Thursday, February 21, 2013

'One for the Road' by Willy Russell

21 February 2013

The Royal Theatre, Northampton, reopened after refurbishment in 2006 with ‘Follies’ by Stephen Sondheim (reviewed here in November 2006) which was the first production by the Royal and Derngate’s new Artistic Director, Laurie Sansom. This week we were back at the Royal for Laurie Sansom’s final offering before he leaves to become Artistic Director of the National Theatre of Scotland. His Northampton swansong was the appropriately titled ‘One for the Road’ by Willy Russell. I’ve enjoyed Laurie Sansom’s work at Northampton. While avoiding the ambitious excesses of his predecessor, Rupert Goold (a hard act to follow), he has demonstrated a lightness of touch, a mastery of music and a great ability for comedy, across a very varied range of material. Laurie Sansom productions which stand out for me from the past seven years include ‘Follies’, a marvellous ‘Wizard of Oz’ (reviewed here in January 2009), 'The Prime of Miss Jean Brodie' (reviewed here in September 2008) and 'Mary Shelley's Frankenstein' adapted by Lisa Evans (reviewed here in February 2008) – all of which incorporated local amateur actors alongside a professional cast. I also fondly remember Sansom’s production of Alan Ayckbourn’s ‘Private Fears in Public Places’ – with the audience seated on the stage, amongst the action (reviewed here in July 2009) and the surreal televisual farce 'Soap' by Sarah Woods (reviewed here in April 2007) with its magnificent revolving stage.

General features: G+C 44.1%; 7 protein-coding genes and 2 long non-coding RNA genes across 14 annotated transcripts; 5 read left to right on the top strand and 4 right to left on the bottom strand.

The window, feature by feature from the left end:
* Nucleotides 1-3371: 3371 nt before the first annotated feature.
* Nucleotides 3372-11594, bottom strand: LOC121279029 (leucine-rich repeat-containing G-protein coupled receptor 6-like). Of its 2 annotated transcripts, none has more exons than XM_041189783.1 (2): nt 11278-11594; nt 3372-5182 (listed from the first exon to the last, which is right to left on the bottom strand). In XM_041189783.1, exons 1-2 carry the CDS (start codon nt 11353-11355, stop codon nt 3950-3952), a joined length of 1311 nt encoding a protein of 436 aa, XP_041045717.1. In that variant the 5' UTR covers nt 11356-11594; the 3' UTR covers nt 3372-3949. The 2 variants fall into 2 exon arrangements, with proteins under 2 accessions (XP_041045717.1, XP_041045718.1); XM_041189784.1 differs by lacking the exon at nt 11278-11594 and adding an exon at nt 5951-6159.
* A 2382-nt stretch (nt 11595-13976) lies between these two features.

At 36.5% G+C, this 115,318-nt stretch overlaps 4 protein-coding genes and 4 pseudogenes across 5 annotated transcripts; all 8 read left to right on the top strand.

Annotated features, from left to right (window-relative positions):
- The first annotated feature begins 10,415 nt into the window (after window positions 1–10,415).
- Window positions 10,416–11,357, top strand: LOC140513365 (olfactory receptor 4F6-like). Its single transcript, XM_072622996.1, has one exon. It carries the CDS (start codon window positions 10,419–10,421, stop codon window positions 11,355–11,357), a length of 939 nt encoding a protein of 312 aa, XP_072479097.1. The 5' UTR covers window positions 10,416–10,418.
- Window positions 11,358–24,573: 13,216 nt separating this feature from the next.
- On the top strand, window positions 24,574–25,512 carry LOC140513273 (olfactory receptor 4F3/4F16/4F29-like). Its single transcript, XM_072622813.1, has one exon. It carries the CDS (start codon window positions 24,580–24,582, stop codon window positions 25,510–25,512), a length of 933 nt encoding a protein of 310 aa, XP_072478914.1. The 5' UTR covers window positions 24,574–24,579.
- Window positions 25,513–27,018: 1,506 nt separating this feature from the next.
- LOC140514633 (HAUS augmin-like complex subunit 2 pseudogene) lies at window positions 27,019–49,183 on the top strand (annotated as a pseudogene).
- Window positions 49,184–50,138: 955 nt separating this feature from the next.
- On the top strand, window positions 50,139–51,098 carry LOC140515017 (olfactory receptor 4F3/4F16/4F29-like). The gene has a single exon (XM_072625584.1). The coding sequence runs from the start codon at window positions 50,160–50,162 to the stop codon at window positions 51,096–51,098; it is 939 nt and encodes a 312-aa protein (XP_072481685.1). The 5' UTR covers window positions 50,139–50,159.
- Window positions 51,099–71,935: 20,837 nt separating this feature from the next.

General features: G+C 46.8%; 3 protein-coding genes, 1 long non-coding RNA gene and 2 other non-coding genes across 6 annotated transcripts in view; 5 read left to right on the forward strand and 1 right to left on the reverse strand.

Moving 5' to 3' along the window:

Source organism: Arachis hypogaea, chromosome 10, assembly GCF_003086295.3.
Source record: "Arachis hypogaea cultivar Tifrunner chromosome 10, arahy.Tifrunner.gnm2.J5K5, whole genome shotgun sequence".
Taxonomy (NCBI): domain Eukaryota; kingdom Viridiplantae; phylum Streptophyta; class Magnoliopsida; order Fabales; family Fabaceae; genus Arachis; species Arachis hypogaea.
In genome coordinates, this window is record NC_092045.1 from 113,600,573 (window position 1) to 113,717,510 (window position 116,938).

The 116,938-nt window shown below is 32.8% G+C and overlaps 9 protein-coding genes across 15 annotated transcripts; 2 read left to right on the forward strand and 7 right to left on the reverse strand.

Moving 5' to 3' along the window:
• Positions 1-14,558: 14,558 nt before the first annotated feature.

‘One for the Road’ is a Willy Russell comedy originally written in 1976 but significantly revised in 1985 (to set the action in the 1980s). A disastrous dinner party in a new housing estate somewhere in the North of England leads two couples to question what they are doing with their lives and to wish for the freedom of the open road. ‘One for the Road’ feels like a cottage pie (or ‘hachis au parmentier’) incorporating ingredients including Mike Leigh’s ‘Abigail’s Party’ (with John Denver here standing in for Demis Roussos), Tom Stoppard’s ‘The Real Thing’ (but with ‘Wogan’ rather than ‘Desert Island Discs’) and 'Neighbourhood Watch' by Alan Ayckbourn (reviewed here in March 2012) (with its common theme of suburban gnome vandalism). Willy Russell’s play predates all of these so it is a little unfair to suggest it felt derivative. It was a very funny show with a dark Ayckbournian sting in the tail and a nice way to say farewell to Laurie Sansom.

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